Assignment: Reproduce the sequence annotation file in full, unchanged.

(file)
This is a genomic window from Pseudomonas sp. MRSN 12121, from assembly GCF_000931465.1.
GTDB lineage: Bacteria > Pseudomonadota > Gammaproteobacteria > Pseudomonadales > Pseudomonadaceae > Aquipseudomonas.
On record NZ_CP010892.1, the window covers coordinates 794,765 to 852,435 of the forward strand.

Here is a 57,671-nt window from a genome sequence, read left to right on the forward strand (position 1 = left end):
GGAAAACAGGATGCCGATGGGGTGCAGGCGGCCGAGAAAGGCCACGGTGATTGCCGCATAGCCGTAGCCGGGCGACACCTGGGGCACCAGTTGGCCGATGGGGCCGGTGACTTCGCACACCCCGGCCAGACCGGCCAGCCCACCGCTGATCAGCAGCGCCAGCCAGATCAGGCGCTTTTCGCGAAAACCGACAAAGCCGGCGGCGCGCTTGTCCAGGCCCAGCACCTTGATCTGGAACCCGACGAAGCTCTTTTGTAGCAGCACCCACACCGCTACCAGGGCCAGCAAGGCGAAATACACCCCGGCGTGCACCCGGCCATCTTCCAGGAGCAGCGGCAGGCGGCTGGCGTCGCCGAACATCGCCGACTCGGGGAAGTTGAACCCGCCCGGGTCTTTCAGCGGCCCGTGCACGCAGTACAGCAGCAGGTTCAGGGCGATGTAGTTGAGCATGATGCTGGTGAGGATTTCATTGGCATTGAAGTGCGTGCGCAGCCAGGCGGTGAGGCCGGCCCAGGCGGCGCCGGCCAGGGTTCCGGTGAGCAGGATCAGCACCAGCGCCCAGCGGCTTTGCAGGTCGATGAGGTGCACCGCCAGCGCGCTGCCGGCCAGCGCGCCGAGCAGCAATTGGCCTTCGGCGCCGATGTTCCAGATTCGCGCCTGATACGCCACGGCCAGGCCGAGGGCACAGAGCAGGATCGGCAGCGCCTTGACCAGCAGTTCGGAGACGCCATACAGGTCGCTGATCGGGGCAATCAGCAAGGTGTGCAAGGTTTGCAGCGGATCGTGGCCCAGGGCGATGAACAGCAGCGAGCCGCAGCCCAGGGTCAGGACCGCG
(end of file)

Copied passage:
This is a genomic window from Pseudomonas sp. MRSN 12121, from assembly GCF_000931465.1.
GTDB lineage: Bacteria > Pseudomonadota > Gammaproteobacteria > Pseudomonadales > Pseudomonadaceae > Aquipseudomonas.
On record NZ_CP010892.1, the window covers coordinates 794,765 to 852,435 of the forward strand.

Here is a 57,671-nt window from a genome sequence, read left to right on the forward strand (position 1 = left end):
GGAAAACAGGATGCCGATGGGGTGCAGGCGGCCGAGAAAGGCCACGGTGATTGCCGCATAGCCGTAGCCGGGCGACACCTGGGGCACCAGTTGGCCGATGGGGCCGGTGACTTCGCACACCCCGGCCAGACCGGCCAGCCCACCGCTGATCAGCAGCGCCAGCCAGATCAGGCGCTTTTCGCGAAAACCGACAAAGCCGGCGGCGCGCTTGTCCAGGCCCAGCACCTTGATCTGGAACCCGACGAAGCTCTTTTGTAGCAGCACCCACACCGCTACCAGGGCCAGCAAGGCGAAATACACCCCGGCGTGCACCCGGCCATCTTCCAGGAGCAGCGGCAGGCGGCTGGCGTCGCCGAACATCGCCGACTCGGGGAAGTTGAACCCGCCCGGGTCTTTCAGCGGCCCGTGCACGCAGTACAGCAGCAGGTTCAGGGCGATGTAGTTGAGCATGATGCTGGTGAGGATTTCATTGGCATTGAAGTGCGTGCGCAGCCAGGCGGTGAGGCCGGCCCAGGCGGCGCCGGCCAGGGTTCCGGTGAGCAGGATCAGCACCAGCGCCCAGCGGCTTTGCAGGTCGATGAGGTGCACCGCCAGCGCGCTGCCGGCCAGCGCGCCGAGCAGCAATTGGCCTTCGGCGCCGATGTTCCAGATTCGCGCCTGATACGCCACGGCCAGGCCGAGGGCACAGAGCAGGATCGGCAGCGCCTTGACCAGCAGTTCGGAGACGCCATACAGGTCGCTGATCGGGGCAATCAGCAAGGTGTGCAAGGTTTGCAGCGGATCGTGGCCCAGGGCGATGAACAGCAGCGAGCCGCAGCCCAGGGTCAGGACCGCG